From betrayal to the agony of crucifixion and a miraculous resurrection, students at Holy Family Elementary School in Hays officially welcomed the Easter holiday with an annual pageant acting out the 14 Stations of the Cross.

The Immaculate Heart of Mary Catholic Church, 1805 Vine, was full Wednesday afternoon as families and parishioners gathered for the traditional play, which is presented by the school’s sixth-grade class.

The Living Stations portray the Gospel story of the Passion, with student actors in full costume and make-up to make the scenes more realistic. The students leading Wednesday’s presentation had been watching for years, and it often leads to deeper reflections about their faith, said sixth-grader Halle Dreiling.

“It’s kind of cool to watch how Jesus has all that makeup on, and it’s so realistic to watch,” Dreiling said of the emotional scenes that portray Jesus bleeding and being continually whipped as he picks up his cross.

The presentation, of course, has a happy ending as Jesus’ followers realize he has been raised from the dead and students make a joyful procession around the sanctuary.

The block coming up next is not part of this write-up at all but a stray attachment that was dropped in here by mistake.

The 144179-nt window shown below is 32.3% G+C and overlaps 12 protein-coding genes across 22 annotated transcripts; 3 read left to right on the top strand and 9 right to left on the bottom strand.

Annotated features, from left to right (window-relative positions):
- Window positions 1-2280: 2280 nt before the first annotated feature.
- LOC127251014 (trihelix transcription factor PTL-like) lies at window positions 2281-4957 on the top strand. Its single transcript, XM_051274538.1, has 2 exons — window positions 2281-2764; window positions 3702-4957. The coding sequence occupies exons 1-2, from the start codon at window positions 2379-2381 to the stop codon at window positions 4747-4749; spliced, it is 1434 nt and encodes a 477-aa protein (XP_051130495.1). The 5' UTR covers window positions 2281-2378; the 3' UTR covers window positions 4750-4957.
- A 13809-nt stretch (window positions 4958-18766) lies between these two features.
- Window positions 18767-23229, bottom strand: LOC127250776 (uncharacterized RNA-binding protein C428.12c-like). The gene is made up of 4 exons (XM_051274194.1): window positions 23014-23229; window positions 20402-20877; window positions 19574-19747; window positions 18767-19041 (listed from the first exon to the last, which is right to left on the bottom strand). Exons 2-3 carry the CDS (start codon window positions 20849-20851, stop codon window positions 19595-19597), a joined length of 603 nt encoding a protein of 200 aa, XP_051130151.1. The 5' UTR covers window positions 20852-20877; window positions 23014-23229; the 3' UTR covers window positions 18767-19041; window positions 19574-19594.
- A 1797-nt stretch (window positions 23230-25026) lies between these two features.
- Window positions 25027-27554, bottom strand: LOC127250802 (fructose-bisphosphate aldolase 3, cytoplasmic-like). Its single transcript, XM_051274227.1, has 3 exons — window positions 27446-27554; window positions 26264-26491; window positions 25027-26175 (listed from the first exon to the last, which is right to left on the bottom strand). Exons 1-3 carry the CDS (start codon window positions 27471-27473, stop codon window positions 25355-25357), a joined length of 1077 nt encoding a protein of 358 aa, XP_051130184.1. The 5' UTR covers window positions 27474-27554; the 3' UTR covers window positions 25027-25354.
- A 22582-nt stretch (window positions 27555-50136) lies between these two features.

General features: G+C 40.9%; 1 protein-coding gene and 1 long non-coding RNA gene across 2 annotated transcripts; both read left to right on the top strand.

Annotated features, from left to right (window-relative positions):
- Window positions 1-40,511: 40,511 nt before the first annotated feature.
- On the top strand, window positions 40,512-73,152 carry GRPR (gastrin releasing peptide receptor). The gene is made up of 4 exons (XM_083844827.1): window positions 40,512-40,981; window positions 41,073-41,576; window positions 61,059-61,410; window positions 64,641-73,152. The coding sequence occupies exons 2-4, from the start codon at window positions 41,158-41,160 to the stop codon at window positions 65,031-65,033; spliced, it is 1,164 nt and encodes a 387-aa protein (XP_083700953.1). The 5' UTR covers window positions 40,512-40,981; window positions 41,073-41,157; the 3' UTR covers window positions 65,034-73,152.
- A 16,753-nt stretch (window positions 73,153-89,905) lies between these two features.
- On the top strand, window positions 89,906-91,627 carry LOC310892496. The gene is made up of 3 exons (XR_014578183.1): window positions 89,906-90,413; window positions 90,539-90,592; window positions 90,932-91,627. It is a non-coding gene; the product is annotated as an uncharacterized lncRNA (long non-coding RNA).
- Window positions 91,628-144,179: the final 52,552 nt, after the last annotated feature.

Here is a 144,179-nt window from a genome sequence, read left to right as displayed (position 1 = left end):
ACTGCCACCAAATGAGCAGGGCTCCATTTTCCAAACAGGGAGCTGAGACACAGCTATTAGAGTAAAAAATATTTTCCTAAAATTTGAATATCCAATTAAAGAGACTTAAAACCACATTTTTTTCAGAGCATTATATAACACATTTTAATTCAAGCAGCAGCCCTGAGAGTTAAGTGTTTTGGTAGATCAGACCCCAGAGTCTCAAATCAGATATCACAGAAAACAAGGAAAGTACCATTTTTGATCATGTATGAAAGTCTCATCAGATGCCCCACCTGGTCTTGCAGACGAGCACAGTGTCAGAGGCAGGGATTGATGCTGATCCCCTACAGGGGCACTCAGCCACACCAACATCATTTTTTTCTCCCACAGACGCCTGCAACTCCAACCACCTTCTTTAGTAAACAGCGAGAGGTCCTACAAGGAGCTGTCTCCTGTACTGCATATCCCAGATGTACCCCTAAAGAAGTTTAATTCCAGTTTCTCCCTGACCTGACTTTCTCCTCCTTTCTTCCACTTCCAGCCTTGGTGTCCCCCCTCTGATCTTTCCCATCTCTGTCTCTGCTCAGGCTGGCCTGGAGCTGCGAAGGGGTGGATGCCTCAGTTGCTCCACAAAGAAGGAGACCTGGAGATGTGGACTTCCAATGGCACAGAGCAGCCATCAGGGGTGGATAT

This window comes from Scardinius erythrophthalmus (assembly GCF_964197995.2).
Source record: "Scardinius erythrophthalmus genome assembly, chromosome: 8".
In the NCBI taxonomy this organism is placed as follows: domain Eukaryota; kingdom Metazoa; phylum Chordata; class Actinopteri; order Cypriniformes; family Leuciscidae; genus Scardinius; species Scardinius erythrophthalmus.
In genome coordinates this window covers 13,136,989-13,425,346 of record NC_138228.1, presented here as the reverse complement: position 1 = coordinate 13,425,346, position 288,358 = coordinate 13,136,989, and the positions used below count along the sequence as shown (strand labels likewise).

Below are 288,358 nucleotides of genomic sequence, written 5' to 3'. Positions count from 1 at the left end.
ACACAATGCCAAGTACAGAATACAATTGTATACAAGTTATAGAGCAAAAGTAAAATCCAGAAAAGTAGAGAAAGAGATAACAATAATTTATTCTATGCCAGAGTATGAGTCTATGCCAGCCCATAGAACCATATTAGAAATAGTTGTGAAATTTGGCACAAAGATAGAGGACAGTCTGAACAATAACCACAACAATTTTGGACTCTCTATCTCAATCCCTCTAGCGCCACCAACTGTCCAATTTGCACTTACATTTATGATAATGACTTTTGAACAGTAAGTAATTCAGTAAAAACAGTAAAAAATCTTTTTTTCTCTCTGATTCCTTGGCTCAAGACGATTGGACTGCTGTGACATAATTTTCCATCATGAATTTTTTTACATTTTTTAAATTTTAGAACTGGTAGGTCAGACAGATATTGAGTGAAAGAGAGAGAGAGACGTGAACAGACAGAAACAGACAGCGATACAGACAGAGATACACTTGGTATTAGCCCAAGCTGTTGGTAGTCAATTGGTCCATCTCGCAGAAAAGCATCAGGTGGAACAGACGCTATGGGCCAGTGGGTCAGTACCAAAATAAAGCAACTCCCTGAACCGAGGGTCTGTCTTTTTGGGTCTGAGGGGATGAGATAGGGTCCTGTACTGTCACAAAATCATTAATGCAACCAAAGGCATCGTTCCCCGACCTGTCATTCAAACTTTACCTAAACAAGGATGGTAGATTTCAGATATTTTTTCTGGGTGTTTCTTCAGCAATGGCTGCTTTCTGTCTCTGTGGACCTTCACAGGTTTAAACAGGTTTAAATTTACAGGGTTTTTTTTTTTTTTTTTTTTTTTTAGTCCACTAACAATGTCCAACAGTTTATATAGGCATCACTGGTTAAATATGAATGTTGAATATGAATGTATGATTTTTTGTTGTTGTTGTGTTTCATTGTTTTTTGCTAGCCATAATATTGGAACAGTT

“I love it when He goes around and makes the sign of the cross with the happy music,” Dreiling added.

The 14 stations begin when Jesus is condemned to death, and follow his journey as he carries the cross to crucifixion. Caden Becker was cast in the lead role, and admitted being “nervous” about portraying such an important person.

For some students, the presentation also is an opportunity for them to share their faith with others, said Aliya Seib, who portrayed the angel who told believers of Jesus’ resurrection.

“We all just try to get the news out and tell other people,” she said.

The Catholic schools dismissed Wednesday for a five-day holiday weekend in observance of Holy Thursday and Good Friday. Classes will resume Tuesday, and the Living Stations is a fitting way for students to celebrate Holy Week, said Principal Rachel Wentling.

“I think it’s something the younger kids look forward to. They get to see it every year, and they look forward to being able to do the performance when they’re in sixth grade,” Wentling said. “We know in education when we see something, we learn. But actually when we have the students take part in production, planning, all of that -- it has a more powerful impact on us.”

While some students acted in the play, others took turns narrating and singing Christian hymns as the story unfolded. Props included a real wooden cross that was carried by the characters of Jesus, with help from Simon of Cyrene.

“I think it really allows our students to see the truth of the story,” Wentling said. “We look at the stations and we see the pictures and we say the prayers to go along with it, but it really helps them to develop that sense of empathy for what really happened during the Passion.”